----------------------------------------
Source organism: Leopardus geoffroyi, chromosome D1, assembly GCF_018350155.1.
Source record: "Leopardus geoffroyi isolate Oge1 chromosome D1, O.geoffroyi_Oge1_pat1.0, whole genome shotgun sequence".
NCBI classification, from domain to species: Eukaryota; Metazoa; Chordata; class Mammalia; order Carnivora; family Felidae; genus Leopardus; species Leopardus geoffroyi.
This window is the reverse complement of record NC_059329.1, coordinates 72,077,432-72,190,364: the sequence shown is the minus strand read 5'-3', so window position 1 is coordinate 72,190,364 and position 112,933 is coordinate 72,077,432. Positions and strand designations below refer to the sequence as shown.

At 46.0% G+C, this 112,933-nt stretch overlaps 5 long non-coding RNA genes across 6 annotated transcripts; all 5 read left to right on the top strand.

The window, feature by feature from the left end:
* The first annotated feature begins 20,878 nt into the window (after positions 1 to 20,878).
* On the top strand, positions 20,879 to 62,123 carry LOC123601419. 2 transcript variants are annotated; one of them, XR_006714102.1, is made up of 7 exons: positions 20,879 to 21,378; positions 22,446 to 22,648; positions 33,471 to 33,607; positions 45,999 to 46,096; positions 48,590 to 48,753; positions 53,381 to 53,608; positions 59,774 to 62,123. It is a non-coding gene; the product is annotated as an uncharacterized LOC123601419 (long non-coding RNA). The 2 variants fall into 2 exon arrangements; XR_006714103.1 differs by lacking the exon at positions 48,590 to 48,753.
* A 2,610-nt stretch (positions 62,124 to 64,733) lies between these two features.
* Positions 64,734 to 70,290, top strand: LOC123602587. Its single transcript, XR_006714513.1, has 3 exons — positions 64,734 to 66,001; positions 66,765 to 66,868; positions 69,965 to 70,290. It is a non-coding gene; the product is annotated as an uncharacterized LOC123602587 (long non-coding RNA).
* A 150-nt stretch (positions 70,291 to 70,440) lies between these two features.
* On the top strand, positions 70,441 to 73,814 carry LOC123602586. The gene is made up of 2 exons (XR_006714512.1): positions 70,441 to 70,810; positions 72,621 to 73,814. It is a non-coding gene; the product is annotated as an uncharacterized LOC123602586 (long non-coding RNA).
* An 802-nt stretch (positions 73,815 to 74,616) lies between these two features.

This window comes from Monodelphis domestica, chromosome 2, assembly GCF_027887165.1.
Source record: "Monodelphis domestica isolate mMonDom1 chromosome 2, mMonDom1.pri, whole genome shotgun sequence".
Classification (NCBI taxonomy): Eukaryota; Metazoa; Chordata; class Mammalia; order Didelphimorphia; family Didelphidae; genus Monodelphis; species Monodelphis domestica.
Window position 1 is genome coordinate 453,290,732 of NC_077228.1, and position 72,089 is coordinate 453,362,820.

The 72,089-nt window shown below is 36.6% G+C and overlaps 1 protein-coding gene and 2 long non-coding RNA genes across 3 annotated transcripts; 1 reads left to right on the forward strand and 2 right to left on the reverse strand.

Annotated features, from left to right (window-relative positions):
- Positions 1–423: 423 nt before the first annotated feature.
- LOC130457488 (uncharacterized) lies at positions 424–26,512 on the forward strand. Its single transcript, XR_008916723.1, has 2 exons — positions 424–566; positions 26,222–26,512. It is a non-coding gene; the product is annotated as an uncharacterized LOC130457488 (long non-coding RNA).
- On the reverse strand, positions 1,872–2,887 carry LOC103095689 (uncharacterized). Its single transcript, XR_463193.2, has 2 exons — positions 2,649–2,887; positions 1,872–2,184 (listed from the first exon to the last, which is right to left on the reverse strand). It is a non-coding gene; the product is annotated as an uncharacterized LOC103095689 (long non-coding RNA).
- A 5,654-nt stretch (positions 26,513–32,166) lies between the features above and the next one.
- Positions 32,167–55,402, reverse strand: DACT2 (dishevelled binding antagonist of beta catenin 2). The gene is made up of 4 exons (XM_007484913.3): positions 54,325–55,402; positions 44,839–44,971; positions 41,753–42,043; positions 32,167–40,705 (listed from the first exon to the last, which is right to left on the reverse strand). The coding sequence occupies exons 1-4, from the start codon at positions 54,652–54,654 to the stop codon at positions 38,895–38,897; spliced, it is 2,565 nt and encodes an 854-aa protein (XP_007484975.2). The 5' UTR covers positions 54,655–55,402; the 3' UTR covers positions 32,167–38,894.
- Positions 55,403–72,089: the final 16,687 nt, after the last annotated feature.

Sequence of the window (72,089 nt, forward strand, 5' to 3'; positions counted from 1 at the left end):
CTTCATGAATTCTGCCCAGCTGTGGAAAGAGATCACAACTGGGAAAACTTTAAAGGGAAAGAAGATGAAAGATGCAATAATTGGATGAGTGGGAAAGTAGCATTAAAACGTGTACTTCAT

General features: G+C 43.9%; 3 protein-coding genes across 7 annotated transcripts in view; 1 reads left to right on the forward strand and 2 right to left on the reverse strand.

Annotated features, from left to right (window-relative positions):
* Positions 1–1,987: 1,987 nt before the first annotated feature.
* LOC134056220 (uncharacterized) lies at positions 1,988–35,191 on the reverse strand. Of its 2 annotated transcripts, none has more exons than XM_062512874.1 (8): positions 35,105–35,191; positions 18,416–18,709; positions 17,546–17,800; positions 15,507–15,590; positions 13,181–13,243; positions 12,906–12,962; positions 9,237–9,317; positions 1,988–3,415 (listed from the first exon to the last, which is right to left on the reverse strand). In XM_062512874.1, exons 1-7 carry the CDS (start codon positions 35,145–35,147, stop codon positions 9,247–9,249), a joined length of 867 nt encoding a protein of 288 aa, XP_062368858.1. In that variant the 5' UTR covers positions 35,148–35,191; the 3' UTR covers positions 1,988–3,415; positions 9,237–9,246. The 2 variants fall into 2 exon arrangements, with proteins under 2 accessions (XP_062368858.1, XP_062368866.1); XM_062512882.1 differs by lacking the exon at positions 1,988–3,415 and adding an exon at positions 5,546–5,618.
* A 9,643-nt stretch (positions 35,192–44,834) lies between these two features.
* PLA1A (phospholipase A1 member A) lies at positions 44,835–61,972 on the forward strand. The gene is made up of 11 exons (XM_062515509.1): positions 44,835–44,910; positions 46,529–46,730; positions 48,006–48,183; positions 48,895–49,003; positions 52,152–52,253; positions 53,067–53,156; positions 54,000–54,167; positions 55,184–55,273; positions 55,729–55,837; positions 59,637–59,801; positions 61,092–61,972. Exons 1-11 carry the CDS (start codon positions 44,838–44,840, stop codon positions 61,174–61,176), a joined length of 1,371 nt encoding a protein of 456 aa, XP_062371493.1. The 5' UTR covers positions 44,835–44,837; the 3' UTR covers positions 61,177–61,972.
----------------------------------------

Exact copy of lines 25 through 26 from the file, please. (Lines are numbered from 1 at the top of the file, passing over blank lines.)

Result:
- Positions 55,403–72,089: the final 16,687 nt, after the last annotated feature.

Sequence of the window (72,089 nt, forward strand, 5' to 3'; positions counted from 1 at the left end):